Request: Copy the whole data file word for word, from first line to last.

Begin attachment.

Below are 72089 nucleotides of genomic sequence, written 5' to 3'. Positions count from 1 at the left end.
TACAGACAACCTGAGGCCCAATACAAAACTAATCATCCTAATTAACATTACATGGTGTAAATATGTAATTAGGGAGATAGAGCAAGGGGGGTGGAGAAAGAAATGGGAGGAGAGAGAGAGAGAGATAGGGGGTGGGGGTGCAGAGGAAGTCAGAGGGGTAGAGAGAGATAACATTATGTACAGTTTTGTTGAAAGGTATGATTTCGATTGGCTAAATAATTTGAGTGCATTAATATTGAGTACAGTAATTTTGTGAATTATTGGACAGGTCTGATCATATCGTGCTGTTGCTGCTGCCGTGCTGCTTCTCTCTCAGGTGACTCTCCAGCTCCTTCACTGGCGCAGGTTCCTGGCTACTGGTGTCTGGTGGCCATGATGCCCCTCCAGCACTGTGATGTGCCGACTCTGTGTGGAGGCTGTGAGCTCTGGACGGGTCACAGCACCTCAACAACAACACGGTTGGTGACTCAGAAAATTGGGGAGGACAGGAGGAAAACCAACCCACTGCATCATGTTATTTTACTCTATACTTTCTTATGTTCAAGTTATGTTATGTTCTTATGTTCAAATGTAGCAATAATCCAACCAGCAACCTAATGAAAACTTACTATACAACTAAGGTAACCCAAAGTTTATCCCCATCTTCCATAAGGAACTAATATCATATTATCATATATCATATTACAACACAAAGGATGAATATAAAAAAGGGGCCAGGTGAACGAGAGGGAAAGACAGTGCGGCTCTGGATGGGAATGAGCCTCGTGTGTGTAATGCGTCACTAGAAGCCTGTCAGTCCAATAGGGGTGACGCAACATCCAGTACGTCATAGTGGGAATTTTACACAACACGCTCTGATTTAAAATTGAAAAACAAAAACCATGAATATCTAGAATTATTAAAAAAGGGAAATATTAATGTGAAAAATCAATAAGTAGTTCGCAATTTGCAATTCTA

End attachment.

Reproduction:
Below are 72089 nucleotides of genomic sequence, written 5' to 3'. Positions count from 1 at the left end.
TACAGACAACCTGAGGCCCAATACAAAACTAATCATCCTAATTAACATTACATGGTGTAAATATGTAATTAGGGAGATAGAGCAAGGGGGGTGGAGAAAGAAATGGGAGGAGAGAGAGAGAGAGATAGGGGGTGGGGGTGCAGAGGAAGTCAGAGGGGTAGAGAGAGATAACATTATGTACAGTTTTGTTGAAAGGTATGATTTCGATTGGCTAAATAATTTGAGTGCATTAATATTGAGTACAGTAATTTTGTGAATTATTGGACAGGTCTGATCATATCGTGCTGTTGCTGCTGCCGTGCTGCTTCTCTCTCAGGTGACTCTCCAGCTCCTTCACTGGCGCAGGTTCCTGGCTACTGGTGTCTGGTGGCCATGATGCCCCTCCAGCACTGTGATGTGCCGACTCTGTGTGGAGGCTGTGAGCTCTGGACGGGTCACAGCACCTCAACAACAACACGGTTGGTGACTCAGAAAATTGGGGAGGACAGGAGGAAAACCAACCCACTGCATCATGTTATTTTACTCTATACTTTCTTATGTTCAAGTTATGTTATGTTCTTATGTTCAAATGTAGCAATAATCCAACCAGCAACCTAATGAAAACTTACTATACAACTAAGGTAACCCAAAGTTTATCCCCATCTTCCATAAGGAACTAATATCATATTATCATATATCATATTACAACACAAAGGATGAATATAAAAAAGGGGCCAGGTGAACGAGAGGGAAAGACAGTGCGGCTCTGGATGGGAATGAGCCTCGTGTGTGTAATGCGTCACTAGAAGCCTGTCAGTCCAATAGGGGTGACGCAACATCCAGTACGTCATAGTGGGAATTTTACACAACACGCTCTGATTTAAAATTGAAAAACAAAAACCATGAATATCTAGAATTATTAAAAAAGGGAAATATTAATGTGAAAAATCAATAAGTAGTTCGCAATTTGCAATTCTA